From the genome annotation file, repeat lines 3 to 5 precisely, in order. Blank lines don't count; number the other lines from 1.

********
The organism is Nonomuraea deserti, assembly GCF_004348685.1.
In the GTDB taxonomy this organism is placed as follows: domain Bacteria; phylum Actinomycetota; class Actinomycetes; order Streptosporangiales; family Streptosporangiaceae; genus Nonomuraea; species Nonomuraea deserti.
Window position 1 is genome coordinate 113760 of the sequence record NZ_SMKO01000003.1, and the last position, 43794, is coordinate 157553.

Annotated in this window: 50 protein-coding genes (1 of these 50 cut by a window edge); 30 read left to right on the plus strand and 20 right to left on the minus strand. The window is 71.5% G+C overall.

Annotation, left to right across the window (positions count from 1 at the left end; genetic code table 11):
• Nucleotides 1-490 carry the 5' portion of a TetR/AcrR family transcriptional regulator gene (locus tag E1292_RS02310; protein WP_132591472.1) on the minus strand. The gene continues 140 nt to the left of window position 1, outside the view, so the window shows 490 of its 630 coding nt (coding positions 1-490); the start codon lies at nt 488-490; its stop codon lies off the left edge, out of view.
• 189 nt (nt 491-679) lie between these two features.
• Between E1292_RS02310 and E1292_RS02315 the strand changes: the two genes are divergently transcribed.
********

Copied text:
Window position 1 is genome coordinate 113760 of the sequence record NZ_SMKO01000003.1, and the last position, 43794, is coordinate 157553.

Annotated in this window: 50 protein-coding genes (1 of these 50 cut by a window edge); 30 read left to right on the plus strand and 20 right to left on the minus strand. The window is 71.5% G+C overall.

Annotation, left to right across the window (positions count from 1 at the left end; genetic code table 11):